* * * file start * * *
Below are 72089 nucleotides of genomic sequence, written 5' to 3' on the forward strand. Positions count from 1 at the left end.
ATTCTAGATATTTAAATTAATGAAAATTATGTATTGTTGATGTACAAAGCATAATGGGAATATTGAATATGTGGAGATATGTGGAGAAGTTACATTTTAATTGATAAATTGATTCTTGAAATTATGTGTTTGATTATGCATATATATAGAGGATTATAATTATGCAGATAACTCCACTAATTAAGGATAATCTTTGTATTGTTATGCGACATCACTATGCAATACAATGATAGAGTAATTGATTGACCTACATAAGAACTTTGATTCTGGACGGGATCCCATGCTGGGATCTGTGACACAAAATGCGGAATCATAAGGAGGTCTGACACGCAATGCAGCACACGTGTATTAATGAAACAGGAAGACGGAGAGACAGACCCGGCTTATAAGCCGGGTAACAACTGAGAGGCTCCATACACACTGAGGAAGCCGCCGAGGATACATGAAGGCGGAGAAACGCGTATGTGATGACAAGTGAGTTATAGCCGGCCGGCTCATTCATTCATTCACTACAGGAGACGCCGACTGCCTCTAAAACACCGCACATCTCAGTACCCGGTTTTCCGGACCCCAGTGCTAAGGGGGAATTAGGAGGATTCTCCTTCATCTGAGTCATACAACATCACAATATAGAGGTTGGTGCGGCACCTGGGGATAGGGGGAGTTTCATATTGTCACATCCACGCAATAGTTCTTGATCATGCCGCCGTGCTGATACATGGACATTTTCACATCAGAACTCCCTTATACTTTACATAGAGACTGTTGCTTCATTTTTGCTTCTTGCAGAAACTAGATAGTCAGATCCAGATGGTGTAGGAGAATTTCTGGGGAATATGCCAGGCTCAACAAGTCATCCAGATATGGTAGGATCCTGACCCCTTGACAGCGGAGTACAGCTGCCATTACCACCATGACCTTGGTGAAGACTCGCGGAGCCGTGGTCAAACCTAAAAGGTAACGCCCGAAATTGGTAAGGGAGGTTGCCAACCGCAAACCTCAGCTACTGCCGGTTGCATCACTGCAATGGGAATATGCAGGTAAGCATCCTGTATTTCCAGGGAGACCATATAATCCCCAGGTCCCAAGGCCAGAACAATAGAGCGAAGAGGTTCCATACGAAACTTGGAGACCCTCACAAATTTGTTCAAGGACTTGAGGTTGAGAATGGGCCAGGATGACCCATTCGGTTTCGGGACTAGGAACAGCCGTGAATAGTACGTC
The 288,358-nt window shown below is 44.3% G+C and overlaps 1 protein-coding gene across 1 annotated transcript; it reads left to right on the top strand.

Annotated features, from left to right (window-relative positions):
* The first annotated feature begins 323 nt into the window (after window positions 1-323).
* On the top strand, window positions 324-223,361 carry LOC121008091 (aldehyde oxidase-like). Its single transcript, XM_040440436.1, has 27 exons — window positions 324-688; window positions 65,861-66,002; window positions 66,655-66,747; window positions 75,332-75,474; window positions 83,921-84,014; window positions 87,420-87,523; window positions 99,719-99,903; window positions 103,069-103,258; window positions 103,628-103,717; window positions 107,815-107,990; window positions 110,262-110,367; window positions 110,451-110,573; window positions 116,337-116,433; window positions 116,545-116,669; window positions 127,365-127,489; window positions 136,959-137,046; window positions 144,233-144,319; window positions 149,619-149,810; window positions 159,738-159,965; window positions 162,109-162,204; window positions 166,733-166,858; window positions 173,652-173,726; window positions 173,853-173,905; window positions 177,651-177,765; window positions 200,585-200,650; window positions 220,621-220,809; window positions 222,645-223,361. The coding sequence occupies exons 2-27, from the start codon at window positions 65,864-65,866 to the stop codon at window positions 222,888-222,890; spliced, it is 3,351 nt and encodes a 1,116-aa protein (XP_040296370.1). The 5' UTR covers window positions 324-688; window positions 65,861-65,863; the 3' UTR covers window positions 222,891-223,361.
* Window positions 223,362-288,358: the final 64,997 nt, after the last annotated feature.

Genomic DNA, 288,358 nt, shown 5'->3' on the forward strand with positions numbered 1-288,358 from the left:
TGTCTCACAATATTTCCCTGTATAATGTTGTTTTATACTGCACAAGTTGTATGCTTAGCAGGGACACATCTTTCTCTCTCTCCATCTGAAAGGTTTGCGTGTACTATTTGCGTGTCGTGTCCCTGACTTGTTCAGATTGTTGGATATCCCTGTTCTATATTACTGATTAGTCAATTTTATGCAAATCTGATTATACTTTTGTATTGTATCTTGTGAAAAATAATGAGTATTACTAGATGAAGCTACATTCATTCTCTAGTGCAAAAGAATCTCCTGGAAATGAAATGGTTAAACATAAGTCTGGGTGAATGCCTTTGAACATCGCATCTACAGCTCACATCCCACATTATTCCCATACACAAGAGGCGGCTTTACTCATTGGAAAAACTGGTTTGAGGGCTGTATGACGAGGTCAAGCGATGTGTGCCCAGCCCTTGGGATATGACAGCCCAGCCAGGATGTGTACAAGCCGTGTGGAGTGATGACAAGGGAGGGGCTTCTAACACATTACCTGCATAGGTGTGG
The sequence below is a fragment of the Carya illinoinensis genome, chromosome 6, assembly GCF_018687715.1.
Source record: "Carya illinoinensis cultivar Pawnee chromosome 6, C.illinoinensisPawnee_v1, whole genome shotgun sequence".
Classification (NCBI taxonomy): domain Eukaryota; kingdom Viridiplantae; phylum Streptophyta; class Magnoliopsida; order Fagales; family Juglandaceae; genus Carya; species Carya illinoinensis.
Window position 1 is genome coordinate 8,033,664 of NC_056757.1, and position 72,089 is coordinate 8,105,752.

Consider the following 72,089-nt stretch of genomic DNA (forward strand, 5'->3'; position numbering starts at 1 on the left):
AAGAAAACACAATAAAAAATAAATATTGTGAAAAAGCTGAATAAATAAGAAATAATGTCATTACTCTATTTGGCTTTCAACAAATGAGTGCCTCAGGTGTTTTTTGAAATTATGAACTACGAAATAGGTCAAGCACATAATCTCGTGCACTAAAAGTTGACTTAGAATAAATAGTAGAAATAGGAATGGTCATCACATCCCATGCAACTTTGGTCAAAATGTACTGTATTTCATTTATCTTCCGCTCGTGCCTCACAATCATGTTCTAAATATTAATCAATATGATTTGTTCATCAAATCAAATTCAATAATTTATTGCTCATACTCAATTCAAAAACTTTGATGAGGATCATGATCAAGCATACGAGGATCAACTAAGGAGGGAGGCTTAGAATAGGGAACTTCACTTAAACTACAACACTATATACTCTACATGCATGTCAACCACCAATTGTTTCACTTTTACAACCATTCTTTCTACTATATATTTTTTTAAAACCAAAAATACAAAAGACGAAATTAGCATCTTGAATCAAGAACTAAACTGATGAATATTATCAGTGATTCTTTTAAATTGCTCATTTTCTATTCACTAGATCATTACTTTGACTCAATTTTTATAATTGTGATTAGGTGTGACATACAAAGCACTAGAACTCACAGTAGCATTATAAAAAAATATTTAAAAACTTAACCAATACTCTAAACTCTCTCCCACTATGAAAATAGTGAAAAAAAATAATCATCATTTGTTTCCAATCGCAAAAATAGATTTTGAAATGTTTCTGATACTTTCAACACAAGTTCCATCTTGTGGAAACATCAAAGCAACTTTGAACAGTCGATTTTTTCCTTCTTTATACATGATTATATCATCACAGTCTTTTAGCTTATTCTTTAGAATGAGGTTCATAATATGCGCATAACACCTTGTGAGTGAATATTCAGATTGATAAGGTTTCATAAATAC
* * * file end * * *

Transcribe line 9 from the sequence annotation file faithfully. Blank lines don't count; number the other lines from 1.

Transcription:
TGTCTCACAATATTTCCCTGTATAATGTTGTTTTATACTGCACAAGTTGTATGCTTAGCAGGGACACATCTTTCTCTCTCTCCATCTGAAAGGTTTGCGTGTACTATTTGCGTGTCGTGTCCCTGACTTGTTCAGATTGTTGGATATCCCTGTTCTATATTACTGATTAGTCAATTTTATGCAAATCTGATTATACTTTTGTATTGTATCTTGTGAAAAATAATGAGTATTACTAGATGAAGCTACATTCATTCTCTAGTGCAAAAGAATCTCCTGGAAATGAAATGGTTAAACATAAGTCTGGGTGAATGCCTTTGAACATCGCATCTACAGCTCACATCCCACATTATTCCCATACACAAGAGGCGGCTTTACTCATTGGAAAAACTGGTTTGAGGGCTGTATGACGAGGTCAAGCGATGTGTGCCCAGCCCTTGGGATATGACAGCCCAGCCAGGATGTGTACAAGCCGTGTGGAGTGATGACAAGGGAGGGGCTTCTAACACATTACCTGCATAGGTGTGG